Perhaps if I knew a little bit more about Amadeo I prior to going into this film, I would have enjoyed it a little bit more. Luis Miñarro’s Stella Cadente, or Falling Star, focuses on the short-lived reign of Amedeo I as the King of Spain. Originally hailing from Italy, Amadeo was elected King of Spain in 1871. Upon his election, his primary backer was assassinated, leaving the foreign king alone to deal with the restlessness of Spain’s government. Falling Star sets up this sequence of events well enough to follow, but soon thereafter dwindles into a slow-paced fictionalization of the difficulties that faced Amadeo I.
No matter how accurate or inaccurate a foreign period drama is, I typically enjoy myself while watching. Falling Star gave me no such pleasure, but I have a really hard time pinpointing why. Everything that bothers me about this film never bothers me in any other film I have seen. Perhaps it is the culmination of multiple faults into a single film that really made this film less enjoyable than it could have been. As with many period dramas, the pacing of the film is rather slow. I expected this, considering that the DVD case advertises the look of an Art House film. While many art films move at a snail’s pace, I am always able to enjoy one aspect of the film, normally the acting or the cinematography.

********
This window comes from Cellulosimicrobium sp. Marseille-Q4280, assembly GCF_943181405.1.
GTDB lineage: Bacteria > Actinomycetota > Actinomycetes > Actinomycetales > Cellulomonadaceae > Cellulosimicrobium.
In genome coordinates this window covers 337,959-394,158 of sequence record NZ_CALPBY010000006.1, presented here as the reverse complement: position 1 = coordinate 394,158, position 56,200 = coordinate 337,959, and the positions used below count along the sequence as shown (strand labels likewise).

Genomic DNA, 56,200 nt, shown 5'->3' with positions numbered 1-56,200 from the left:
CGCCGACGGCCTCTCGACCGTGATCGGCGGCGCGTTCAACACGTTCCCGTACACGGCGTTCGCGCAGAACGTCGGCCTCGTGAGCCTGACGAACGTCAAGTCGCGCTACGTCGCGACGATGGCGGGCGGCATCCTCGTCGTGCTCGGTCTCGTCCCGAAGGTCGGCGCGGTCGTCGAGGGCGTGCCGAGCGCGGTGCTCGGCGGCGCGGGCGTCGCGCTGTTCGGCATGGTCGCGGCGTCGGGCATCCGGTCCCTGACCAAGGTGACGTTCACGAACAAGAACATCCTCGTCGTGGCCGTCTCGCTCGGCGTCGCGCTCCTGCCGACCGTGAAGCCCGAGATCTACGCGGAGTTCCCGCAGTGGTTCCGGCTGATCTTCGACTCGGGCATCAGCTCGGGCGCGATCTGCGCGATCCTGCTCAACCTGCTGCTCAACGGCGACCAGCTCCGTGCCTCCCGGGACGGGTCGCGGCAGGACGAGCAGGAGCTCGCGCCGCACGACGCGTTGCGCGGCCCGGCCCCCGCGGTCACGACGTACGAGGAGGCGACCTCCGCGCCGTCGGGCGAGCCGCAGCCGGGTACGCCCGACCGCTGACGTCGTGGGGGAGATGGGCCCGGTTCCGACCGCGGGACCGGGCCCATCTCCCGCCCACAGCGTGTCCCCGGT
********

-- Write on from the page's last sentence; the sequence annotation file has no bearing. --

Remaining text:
Neither of these was very present in Falling Star. The digital cinematography was very off-putting for a period piece. I have to say, it is the first time I have ever seen a period drama shot on rather cheap-looking digital video. The visuals in the film are indeed captivating, but the camera used to capture said visuals does not deliver anything near eye candy. In regard to the acting: I really enjoyed it. Unfortunately, the amount of dialog in the film does not give the actors adequate room to exercise their craft. Had the dialog been increased, this film probably would have earned a three-star rating by my standards. However, the film’s lack of dialog and its unappealing cinematography make it hard for even an avid consumer of foreign art film to sit through.
Like many art films I have seen, Falling Star has a considerable amount of graphic nudity. There are quite a few sex scenes, ranging from heterosexual, to homosexual, to autoerotic. A character’s penis is shown on screen more so than any sexual act. For example, sex between the King and his mistress is shown, but is censored by blankets. Meanwhile, you see a bizarre uncensored scene in which a man penetrates some sort of melon in a garden. While there is a reason the character does this in the story, the amount of time we spend watching him have intercourse with an inanimate object is something that not a lot of people are willing to sit through.
Although this film is taken to rather interesting degrees of sexual perversion, it leaves you asking more questions than anything. Many scenes seem to depict almost dream-like events in lieu of the King’s hardships in governing a country that is foreign to him. However, I cannot recommend this film to anyone who knows nothing about Amadeo’s brief reign over Spain. The events depicted in this film are, without a doubt, highly fictionalized representations of what took place during his three-year governance. The film has tremendous potential if given a bigger budget and script revisions, but for now it is a slow hour and forty minutes that does not offer much to hold your attention.